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Dr. Trilochan Mohapatra

Resume of Dr. T. Mohapatra

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PERSONAL HISTORY

 

Address

National Research Centre on Plant Biotechnology,

Indian Agricultural Research Institute, New Delhi- 110012

 

Telephone

25848783 or 25841787(extension 237)

 

Fax

91-11-25843984

 

E-Mail

tm@nrcpb.org; tmnrcpb@lycos.com

 

Place of Birth

Kharibil, Cuttack, Orissa, India

 

Date of Birth

20th April 1962

 

Nationality

Indian

 

Permanent Residence

Vill. Kharibil, P.O. Eranch, Distt. Cuttack, Orissa -754105, India

 

Marital Status

Married

 

 

ACADEMIC RECORD

 

 

B.Sc. (Agriculture) from Orissa University of Agriculture and Technology, Bhubaneswar in 1985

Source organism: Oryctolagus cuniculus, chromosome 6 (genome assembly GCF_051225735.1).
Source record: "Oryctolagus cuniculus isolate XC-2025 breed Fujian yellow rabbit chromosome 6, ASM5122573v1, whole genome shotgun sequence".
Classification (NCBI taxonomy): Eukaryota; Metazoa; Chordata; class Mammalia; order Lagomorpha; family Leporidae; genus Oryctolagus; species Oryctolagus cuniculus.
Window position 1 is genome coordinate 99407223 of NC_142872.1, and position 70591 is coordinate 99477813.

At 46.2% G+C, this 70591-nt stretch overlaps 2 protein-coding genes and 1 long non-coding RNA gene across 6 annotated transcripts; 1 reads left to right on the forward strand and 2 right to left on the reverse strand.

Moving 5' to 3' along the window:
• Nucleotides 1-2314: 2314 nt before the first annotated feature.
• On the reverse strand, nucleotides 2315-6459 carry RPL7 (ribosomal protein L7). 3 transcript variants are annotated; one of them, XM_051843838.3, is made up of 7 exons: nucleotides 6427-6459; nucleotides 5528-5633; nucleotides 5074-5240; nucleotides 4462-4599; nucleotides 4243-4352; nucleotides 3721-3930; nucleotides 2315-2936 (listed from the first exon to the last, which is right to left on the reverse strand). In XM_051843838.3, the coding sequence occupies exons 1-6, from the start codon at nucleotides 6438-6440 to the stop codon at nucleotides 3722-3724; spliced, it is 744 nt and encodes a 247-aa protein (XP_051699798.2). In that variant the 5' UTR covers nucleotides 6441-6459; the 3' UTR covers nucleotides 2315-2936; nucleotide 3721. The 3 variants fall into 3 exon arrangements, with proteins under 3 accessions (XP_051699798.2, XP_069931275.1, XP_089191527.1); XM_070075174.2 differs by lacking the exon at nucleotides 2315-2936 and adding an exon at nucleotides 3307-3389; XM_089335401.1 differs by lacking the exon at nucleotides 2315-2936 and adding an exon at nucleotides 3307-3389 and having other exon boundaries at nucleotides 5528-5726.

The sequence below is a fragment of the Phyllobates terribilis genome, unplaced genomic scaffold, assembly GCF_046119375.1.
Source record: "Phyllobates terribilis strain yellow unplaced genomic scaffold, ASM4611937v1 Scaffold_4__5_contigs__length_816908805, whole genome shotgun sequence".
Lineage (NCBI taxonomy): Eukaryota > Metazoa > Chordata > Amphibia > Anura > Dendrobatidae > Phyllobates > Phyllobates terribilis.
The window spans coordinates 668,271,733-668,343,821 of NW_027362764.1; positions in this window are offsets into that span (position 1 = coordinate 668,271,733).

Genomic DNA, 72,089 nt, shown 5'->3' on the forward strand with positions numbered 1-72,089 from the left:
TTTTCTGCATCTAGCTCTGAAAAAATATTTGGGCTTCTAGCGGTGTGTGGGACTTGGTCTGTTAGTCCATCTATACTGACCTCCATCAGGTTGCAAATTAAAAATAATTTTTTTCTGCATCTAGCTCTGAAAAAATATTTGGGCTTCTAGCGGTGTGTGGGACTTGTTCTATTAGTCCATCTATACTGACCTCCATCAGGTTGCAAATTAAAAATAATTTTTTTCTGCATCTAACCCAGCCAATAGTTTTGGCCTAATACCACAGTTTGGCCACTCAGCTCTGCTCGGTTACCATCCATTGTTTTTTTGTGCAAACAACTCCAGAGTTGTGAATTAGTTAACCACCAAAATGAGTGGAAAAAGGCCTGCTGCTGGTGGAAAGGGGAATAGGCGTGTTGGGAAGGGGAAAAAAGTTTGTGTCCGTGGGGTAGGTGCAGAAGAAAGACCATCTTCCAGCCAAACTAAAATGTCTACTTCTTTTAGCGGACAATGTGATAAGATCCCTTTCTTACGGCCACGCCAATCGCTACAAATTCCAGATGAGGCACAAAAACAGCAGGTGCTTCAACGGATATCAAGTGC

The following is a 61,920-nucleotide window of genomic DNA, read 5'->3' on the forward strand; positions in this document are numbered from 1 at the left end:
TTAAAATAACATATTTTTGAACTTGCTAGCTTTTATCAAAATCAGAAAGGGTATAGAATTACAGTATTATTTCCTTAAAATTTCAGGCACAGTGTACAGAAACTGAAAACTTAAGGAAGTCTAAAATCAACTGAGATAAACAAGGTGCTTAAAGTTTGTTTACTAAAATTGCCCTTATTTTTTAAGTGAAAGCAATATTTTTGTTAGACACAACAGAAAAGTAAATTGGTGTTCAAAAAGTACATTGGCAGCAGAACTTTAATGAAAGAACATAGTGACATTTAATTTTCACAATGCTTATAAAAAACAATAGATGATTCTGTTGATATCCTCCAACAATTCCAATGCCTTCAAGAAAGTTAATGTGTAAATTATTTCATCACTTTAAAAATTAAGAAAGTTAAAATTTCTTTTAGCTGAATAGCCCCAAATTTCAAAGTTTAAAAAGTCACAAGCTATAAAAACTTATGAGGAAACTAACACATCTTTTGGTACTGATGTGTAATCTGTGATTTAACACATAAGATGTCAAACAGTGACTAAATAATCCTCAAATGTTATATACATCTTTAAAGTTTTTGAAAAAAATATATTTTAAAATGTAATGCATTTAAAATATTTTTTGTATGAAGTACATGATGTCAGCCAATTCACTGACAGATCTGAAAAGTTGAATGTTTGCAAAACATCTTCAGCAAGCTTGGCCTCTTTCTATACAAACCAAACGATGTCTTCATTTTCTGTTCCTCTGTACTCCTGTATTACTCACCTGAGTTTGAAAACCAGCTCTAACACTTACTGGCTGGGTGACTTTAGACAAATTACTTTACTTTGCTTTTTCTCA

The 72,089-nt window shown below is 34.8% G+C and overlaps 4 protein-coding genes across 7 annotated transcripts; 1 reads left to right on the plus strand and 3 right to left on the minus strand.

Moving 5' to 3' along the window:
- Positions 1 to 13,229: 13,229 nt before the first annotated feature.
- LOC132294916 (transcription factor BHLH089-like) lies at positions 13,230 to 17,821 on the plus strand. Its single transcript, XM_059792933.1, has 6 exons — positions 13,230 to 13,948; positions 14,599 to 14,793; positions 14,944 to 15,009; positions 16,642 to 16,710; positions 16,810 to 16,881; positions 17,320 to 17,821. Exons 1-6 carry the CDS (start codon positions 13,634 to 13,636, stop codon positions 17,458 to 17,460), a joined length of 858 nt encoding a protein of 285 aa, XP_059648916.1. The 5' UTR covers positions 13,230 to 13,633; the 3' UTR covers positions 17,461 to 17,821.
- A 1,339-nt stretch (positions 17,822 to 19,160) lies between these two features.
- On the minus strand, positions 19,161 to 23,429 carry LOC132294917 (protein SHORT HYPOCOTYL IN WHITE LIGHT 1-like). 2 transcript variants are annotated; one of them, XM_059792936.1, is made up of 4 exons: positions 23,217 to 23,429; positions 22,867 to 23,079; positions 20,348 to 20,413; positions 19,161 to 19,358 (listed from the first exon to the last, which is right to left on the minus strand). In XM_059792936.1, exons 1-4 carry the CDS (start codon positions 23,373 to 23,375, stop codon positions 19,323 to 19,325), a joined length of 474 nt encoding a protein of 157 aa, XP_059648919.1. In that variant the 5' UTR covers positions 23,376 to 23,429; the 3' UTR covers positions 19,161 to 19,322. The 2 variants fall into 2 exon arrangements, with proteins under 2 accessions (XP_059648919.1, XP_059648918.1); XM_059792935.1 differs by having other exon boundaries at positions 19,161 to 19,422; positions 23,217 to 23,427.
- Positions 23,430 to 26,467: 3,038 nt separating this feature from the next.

M.Sc. (Genetics) from Indian Agricultural Research Institute, New Delhi in 1987

 

 

Ph.D (Genetics) from Indian Agricultural Research Institute, New Delhi in 1992

 

 

PROFESSIONAL RECORD

 

 

       Scientist Probationer (3.12.1991 to 2.5.1992), National Academy of Agricultural Research Management, Hyderabad, India

 

 

       Scientist (3.5.1992 to 25.3.1999), National Research Centre on Plant Biotechnology, Indian Agricultural Research Institute, New Delhi

 

 

       Senior Scientist (26.3.1999 to 11.9.2005), National Research Centre on Plant Biotechnology, Indian Agricultural Research Institute, New Delhi

 

 

       Principal Scientist (12.9.2005 to date), National Research Centre on Plant Biotechnology, Indian Agricultural Research Institute, New Delhi

 

 

SCHOLARSHIP/FELLOWSHIP

 

 

         National Rural Talent Search Merit Scholarship from class VIII to class XI (for four years)

 

 

         National Scholarship during Intermediate in Science (for two years)

 

 

         National Scholarship during B.Sc (Ag) (for four years)